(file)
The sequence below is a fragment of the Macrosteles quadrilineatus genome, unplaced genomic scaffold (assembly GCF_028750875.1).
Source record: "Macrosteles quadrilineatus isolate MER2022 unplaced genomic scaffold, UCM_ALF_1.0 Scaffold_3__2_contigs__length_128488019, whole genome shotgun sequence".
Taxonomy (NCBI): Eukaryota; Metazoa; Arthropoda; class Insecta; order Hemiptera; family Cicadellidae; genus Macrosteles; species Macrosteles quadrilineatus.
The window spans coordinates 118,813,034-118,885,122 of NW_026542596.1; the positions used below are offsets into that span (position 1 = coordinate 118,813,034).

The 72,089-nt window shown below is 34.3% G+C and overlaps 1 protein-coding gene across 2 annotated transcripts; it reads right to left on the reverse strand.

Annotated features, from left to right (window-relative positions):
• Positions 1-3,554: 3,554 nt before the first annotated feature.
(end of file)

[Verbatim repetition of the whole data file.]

The sequence below is a fragment of the Macrosteles quadrilineatus genome, unplaced genomic scaffold (assembly GCF_028750875.1).
Source record: "Macrosteles quadrilineatus isolate MER2022 unplaced genomic scaffold, UCM_ALF_1.0 Scaffold_3__2_contigs__length_128488019, whole genome shotgun sequence".
Taxonomy (NCBI): Eukaryota; Metazoa; Arthropoda; class Insecta; order Hemiptera; family Cicadellidae; genus Macrosteles; species Macrosteles quadrilineatus.
The window spans coordinates 118,813,034-118,885,122 of NW_026542596.1; the positions used below are offsets into that span (position 1 = coordinate 118,813,034).

The 72,089-nt window shown below is 34.3% G+C and overlaps 1 protein-coding gene across 2 annotated transcripts; it reads right to left on the reverse strand.

Annotated features, from left to right (window-relative positions):
• Positions 1-3,554: 3,554 nt before the first annotated feature.